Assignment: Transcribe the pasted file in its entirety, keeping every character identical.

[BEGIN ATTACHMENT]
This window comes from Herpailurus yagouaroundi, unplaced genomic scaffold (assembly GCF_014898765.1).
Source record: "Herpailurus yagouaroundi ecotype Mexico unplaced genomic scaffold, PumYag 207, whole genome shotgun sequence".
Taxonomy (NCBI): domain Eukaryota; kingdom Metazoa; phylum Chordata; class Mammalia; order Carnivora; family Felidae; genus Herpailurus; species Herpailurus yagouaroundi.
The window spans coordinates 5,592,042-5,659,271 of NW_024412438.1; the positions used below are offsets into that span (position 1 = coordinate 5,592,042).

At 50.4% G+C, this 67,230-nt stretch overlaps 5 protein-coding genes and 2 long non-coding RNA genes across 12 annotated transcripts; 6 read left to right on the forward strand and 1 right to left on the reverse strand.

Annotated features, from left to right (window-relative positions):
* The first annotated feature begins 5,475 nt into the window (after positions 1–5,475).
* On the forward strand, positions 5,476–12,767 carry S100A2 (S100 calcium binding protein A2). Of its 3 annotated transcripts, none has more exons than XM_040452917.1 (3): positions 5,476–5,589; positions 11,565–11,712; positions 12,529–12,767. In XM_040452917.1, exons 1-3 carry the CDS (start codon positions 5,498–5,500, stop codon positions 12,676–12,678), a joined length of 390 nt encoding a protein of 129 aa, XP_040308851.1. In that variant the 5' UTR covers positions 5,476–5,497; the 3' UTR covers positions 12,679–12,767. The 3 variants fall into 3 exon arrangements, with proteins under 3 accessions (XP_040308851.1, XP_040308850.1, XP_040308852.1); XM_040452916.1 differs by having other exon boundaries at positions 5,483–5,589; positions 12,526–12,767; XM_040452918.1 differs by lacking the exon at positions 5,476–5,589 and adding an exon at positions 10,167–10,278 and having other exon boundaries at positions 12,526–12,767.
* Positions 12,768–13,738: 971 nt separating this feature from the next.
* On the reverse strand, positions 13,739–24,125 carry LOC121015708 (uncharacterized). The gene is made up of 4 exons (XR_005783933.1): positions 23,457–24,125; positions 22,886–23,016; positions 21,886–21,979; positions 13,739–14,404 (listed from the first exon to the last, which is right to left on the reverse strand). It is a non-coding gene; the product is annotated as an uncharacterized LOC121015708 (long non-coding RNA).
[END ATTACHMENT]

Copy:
This window comes from Herpailurus yagouaroundi, unplaced genomic scaffold (assembly GCF_014898765.1).
Source record: "Herpailurus yagouaroundi ecotype Mexico unplaced genomic scaffold, PumYag 207, whole genome shotgun sequence".
Taxonomy (NCBI): domain Eukaryota; kingdom Metazoa; phylum Chordata; class Mammalia; order Carnivora; family Felidae; genus Herpailurus; species Herpailurus yagouaroundi.
The window spans coordinates 5,592,042-5,659,271 of NW_024412438.1; the positions used below are offsets into that span (position 1 = coordinate 5,592,042).

At 50.4% G+C, this 67,230-nt stretch overlaps 5 protein-coding genes and 2 long non-coding RNA genes across 12 annotated transcripts; 6 read left to right on the forward strand and 1 right to left on the reverse strand.

Annotated features, from left to right (window-relative positions):
* The first annotated feature begins 5,475 nt into the window (after positions 1–5,475).
* On the forward strand, positions 5,476–12,767 carry S100A2 (S100 calcium binding protein A2). Of its 3 annotated transcripts, none has more exons than XM_040452917.1 (3): positions 5,476–5,589; positions 11,565–11,712; positions 12,529–12,767. In XM_040452917.1, exons 1-3 carry the CDS (start codon positions 5,498–5,500, stop codon positions 12,676–12,678), a joined length of 390 nt encoding a protein of 129 aa, XP_040308851.1. In that variant the 5' UTR covers positions 5,476–5,497; the 3' UTR covers positions 12,679–12,767. The 3 variants fall into 3 exon arrangements, with proteins under 3 accessions (XP_040308851.1, XP_040308850.1, XP_040308852.1); XM_040452916.1 differs by having other exon boundaries at positions 5,483–5,589; positions 12,526–12,767; XM_040452918.1 differs by lacking the exon at positions 5,476–5,589 and adding an exon at positions 10,167–10,278 and having other exon boundaries at positions 12,526–12,767.
* Positions 12,768–13,738: 971 nt separating this feature from the next.
* On the reverse strand, positions 13,739–24,125 carry LOC121015708 (uncharacterized). The gene is made up of 4 exons (XR_005783933.1): positions 23,457–24,125; positions 22,886–23,016; positions 21,886–21,979; positions 13,739–14,404 (listed from the first exon to the last, which is right to left on the reverse strand). It is a non-coding gene; the product is annotated as an uncharacterized LOC121015708 (long non-coding RNA).